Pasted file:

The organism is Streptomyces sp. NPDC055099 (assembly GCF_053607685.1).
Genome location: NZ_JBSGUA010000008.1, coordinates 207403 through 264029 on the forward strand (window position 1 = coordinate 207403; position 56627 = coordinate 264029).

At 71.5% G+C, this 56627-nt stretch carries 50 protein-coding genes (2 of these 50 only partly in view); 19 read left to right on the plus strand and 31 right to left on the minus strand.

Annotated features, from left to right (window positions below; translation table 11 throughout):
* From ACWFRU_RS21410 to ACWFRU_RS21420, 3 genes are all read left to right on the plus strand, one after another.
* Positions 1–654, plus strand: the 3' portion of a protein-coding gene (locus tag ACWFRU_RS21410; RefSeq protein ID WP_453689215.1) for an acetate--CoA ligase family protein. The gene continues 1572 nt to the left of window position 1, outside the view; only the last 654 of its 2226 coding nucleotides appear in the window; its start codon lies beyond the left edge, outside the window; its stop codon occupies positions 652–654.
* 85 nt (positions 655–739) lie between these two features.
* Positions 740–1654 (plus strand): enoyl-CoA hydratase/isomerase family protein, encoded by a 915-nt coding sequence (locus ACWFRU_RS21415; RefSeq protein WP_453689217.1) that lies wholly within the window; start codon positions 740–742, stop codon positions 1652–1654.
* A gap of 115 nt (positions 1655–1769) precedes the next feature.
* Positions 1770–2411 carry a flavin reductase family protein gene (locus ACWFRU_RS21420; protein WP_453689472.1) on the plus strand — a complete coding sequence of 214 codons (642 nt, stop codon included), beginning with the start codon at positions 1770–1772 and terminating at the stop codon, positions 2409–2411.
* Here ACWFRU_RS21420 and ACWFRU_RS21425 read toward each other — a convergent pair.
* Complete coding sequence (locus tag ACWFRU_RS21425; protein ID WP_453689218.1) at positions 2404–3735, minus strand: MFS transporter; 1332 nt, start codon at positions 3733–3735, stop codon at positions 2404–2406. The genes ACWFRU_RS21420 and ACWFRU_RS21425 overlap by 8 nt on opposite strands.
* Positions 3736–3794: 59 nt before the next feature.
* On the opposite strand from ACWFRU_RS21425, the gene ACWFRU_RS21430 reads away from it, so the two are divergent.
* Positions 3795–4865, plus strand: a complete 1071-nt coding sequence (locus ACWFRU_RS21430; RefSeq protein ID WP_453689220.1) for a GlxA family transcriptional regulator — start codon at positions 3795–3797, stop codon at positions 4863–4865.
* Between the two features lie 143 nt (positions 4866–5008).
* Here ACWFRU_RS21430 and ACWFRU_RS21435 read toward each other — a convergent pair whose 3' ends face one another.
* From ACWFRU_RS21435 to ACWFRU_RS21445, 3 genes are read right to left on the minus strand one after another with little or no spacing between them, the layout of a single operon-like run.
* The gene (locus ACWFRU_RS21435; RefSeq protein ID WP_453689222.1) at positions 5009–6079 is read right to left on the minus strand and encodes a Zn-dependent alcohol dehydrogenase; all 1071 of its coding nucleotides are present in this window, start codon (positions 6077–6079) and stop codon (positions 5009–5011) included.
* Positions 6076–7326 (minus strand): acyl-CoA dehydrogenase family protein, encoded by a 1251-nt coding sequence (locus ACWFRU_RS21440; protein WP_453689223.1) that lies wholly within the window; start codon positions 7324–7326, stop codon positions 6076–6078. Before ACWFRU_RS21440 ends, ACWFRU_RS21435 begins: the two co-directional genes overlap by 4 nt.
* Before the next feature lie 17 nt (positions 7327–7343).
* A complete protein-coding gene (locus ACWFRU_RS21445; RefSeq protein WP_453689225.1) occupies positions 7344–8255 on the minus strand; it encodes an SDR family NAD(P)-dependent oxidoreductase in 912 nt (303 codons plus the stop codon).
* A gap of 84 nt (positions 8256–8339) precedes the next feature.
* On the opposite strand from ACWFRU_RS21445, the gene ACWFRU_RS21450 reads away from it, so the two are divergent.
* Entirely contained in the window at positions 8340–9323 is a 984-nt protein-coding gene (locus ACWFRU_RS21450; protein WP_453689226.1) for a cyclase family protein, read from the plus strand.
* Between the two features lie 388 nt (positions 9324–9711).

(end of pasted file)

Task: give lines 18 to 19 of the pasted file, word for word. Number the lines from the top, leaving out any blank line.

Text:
* From ACWFRU_RS21435 to ACWFRU_RS21445, 3 genes are read right to left on the minus strand one after another with little or no spacing between them, the layout of a single operon-like run.
* The gene (locus ACWFRU_RS21435; RefSeq protein ID WP_453689222.1) at positions 5009–6079 is read right to left on the minus strand and encodes a Zn-dependent alcohol dehydrogenase; all 1071 of its coding nucleotides are present in this window, start codon (positions 6077–6079) and stop codon (positions 5009–5011) included.